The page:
The Chinese urbanisation rate is one of those megatrends that is rarely discussed but sets the course for asset market over decades. Bloomie has an odd piece on it today:
China’s urbanization rate is set to beat previous international predictions over the next decade, providing an antidote to the country’s shrinking workforce and declining birthrate, an influential Chinese economist said.
About 75% of the Chinese population will be living in cities by 2030, up from the current 64%, according to Lu Ming, an economics professor at the Shanghai Jiao Tong University specializing in urban development.
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“Even if China’s workforce or overall population starts to decline, urbanization can still make sure that the labor supply to the manufacturing and services industry will keep expanding,” said Lu, who participated in an economic round-table with President Xi Jinping last August. “The process of population flowing into bigger cities will lead to more efficient utilization of labor resources, which will lead to continued economic growth,” he said in an interview recently.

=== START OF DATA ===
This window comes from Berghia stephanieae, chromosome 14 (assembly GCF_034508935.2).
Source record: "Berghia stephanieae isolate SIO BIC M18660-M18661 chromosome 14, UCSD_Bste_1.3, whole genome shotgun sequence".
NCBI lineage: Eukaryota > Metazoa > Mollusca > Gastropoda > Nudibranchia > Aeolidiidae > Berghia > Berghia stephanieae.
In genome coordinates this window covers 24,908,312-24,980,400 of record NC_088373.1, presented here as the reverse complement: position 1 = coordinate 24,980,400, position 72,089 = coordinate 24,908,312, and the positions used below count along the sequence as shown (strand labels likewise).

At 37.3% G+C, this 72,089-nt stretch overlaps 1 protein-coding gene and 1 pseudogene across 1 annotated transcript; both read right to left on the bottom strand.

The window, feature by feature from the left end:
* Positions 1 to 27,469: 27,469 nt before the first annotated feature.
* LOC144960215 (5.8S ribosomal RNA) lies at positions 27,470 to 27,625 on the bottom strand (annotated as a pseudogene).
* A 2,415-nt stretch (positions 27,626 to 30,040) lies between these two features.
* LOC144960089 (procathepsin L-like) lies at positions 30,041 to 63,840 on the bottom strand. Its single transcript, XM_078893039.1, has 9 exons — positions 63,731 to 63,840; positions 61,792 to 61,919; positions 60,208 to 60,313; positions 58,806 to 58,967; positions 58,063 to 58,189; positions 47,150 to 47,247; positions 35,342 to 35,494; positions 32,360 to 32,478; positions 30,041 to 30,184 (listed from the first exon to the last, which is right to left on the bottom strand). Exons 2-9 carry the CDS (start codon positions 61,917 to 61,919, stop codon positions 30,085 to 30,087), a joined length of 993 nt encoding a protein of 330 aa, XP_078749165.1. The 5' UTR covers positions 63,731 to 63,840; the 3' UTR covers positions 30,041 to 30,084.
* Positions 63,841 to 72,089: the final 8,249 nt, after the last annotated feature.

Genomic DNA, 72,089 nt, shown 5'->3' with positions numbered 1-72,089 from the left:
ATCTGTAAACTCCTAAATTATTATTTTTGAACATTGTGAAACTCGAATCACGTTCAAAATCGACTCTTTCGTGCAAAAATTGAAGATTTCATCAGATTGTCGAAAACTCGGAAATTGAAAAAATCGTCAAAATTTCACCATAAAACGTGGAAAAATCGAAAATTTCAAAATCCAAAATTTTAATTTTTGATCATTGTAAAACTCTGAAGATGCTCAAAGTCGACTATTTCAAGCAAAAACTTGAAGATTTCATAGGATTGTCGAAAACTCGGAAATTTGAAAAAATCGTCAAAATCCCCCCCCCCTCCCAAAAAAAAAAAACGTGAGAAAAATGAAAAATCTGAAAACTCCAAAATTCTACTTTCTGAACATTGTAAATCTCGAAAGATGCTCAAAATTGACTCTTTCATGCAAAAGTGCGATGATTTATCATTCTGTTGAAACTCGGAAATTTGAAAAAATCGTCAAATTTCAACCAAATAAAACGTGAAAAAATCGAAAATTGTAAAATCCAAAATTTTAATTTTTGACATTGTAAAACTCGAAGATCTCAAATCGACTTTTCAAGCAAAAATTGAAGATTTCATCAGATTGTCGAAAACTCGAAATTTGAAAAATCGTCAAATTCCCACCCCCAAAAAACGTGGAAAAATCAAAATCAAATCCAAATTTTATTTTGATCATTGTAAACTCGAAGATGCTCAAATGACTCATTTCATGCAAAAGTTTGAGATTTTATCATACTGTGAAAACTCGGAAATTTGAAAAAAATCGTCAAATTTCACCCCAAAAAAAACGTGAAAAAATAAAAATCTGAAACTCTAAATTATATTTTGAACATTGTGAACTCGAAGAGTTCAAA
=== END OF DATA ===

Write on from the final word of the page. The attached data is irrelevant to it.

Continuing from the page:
…Lu said China’s urbanization rate could reach the level of developed economies at 85% to 90% in the coming two to three decades. By comparison, the urbanization rate was 83% in the U.S. and 92% in Japan last year, World Bank data shows.
“The trend of population flowing into major city clusters will not change,” said Lu. “The biggest challenge to China’s urbanization will be how to expand investment to cater to that inflow, in cities where public services and facilities are already in a shortage.”
Quite right. Except the professor a little behind the times. The peak number people China needs to move to reach these levels of urbanisation by 2930 is long past. In fact, to reach 75% urbanisation by 2030, China would have to dramatically slow the number of people it is moving (and therefore investment):
When we add that much of the investment into apartments and infrastructure has been made in advance…well…urbanisation looks more likely to make demographic challenges more difficult for growth not less…